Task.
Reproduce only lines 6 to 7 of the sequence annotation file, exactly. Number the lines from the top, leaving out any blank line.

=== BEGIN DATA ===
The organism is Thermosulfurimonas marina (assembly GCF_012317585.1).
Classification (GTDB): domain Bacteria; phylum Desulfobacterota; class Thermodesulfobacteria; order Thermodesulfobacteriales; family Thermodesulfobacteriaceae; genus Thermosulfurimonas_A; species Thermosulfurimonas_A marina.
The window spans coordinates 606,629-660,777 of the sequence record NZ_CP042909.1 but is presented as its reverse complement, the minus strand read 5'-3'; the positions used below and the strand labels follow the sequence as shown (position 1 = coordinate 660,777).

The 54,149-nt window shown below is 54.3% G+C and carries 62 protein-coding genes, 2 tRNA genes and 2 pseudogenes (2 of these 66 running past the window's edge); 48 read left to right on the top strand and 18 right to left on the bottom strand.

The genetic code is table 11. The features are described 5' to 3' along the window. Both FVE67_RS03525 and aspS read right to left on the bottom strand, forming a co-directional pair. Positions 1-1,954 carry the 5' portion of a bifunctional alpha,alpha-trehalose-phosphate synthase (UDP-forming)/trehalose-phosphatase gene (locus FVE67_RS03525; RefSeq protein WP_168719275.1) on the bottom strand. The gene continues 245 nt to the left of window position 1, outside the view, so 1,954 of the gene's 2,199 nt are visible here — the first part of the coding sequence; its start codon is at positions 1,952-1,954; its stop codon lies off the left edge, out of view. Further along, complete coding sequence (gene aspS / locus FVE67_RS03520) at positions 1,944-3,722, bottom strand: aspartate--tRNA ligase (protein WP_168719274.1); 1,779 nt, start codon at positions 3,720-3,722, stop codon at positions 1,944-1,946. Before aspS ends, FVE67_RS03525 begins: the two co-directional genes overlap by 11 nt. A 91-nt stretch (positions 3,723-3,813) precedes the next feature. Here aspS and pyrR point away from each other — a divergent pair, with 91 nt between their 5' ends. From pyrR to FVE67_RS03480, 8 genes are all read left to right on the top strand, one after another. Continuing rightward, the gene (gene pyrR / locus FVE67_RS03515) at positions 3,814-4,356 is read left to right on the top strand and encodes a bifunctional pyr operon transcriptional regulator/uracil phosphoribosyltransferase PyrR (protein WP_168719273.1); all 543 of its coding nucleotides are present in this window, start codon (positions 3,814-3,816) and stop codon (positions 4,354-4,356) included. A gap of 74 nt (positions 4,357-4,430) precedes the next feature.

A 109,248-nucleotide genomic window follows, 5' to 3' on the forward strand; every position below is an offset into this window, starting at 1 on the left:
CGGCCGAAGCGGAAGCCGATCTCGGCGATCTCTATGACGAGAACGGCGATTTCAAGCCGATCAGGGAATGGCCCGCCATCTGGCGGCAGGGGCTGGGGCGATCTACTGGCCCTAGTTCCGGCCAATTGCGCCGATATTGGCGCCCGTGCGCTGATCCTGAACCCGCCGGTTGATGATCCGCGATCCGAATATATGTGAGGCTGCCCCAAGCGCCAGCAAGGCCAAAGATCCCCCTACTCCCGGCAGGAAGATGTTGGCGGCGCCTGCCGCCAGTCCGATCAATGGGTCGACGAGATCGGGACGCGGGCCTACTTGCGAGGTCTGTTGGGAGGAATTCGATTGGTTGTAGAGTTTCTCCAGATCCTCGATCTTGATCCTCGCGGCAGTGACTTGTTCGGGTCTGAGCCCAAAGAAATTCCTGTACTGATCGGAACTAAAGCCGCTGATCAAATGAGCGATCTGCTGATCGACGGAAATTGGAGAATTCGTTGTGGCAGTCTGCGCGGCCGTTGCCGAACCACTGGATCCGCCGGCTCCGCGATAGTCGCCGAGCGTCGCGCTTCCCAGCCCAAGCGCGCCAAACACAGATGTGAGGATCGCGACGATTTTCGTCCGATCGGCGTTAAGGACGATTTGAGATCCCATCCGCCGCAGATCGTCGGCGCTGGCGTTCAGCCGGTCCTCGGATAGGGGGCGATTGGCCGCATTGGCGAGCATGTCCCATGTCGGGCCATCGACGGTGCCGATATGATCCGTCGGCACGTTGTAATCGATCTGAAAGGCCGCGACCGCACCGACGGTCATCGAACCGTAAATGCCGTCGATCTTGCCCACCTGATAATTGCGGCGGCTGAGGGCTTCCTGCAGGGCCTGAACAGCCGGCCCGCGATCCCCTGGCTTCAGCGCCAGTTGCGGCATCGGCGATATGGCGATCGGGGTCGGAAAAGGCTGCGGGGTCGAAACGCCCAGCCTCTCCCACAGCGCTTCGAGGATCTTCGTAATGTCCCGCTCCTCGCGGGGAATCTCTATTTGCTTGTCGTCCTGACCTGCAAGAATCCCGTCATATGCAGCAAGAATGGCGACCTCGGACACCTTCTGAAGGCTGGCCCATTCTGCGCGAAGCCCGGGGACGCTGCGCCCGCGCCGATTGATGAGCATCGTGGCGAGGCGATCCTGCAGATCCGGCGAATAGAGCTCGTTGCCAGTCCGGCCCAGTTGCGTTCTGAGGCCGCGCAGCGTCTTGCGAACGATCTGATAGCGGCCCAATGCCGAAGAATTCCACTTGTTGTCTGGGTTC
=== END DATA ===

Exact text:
A 109,248-nucleotide genomic window follows, 5' to 3' on the forward strand; every position below is an offset into this window, starting at 1 on the left:
CGGCCGAAGCGGAAGCCGATCTCGGCGATCTCTATGACGAGAACGGCGATTTCAAGCCGATCAGGGAATGGCCCGCCATCTGGCGGCAGGGGCTGGGGCGATCTACTGGCCCTAGTTCCGGCCAATTGCGCCGATATTGGCGCCCGTGCGCTGATCCTGAACCCGCCGGTTGATGATCCGCGATCCGAATATATGTGAGGCTGCCCCAAGCGCCAGCAAGGCCAAAGATCCCCCTACTCCCGGCAGGAAGATGTTGGCGGCGCCTGCCGCCAGTCCGATCAATGGGTCGACGAGATCGGGACGCGGGCCTACTTGCGAGGTCTGTTGGGAGGAATTCGATTGGTTGTAGAGTTTCTCCAGATCCTCGATCTTGATCCTCGCGGCAGTGACTTGTTCGGGTCTGAGCCCAAAGAAATTCCTGTACTGATCGGAACTAAAGCCGCTGATCAAATGAGCGATCTGCTGATCGACGGAAATTGGAGAATTCGTTGTGGCAGTCTGCGCGGCCGTTGCCGAACCACTGGATCCGCCGGCTCCGCGATAGTCGCCGAGCGTCGCGCTTCCCAGCCCAAGCGCGCCAAACACAGATGTGAGGATCGCGACGATTTTCGTCCGATCGGCGTTAAGGACGATTTGAGATCCCATCCGCCGCAGATCGTCGGCGCTGGCGTTCAGCCGGTCCTCGGATAGGGGGCGATTGGCCGCATTGGCGAGCATGTCCCATGTCGGGCCATCGACGGTGCCGATATGATCCGTCGGCACGTTGTAATCGATCTGAAAGGCCGCGACCGCACCGACGGTCATCGAACCGTAAATGCCGTCGATCTTGCCCACCTGATAATTGCGGCGGCTGAGGGCTTCCTGCAGGGCCTGAACAGCCGGCCCGCGATCCCCTGGCTTCAGCGCCAGTTGCGGCATCGGCGATATGGCGATCGGGGTCGGAAAAGGCTGCGGGGTCGAAACGCCCAGCCTCTCCCACAGCGCTTCGAGGATCTTCGTAATGTCCCGCTCCTCGCGGGGAATCTCTATTTGCTTGTCGTCCTGACCTGCAAGAATCCCGTCATATGCAGCAAGAATGGCGACCTCGGACACCTTCTGAAGGCTGGCCCATTCTGCGCGAAGCCCGGGGACGCTGCGCCCGCGCCGATTGATGAGCATCGTGGCGAGGCGATCCTGCAGATCCGGCGAATAGAGCTCGTTGCCAGTCCGGCCCAGTTGCGTTCTGAGGCCGCGCAGCGTCTTGCGAACGATCTGATAGCGGCCCAATGCCGAAGAATTCCACTTGTTGTCTGGGTTC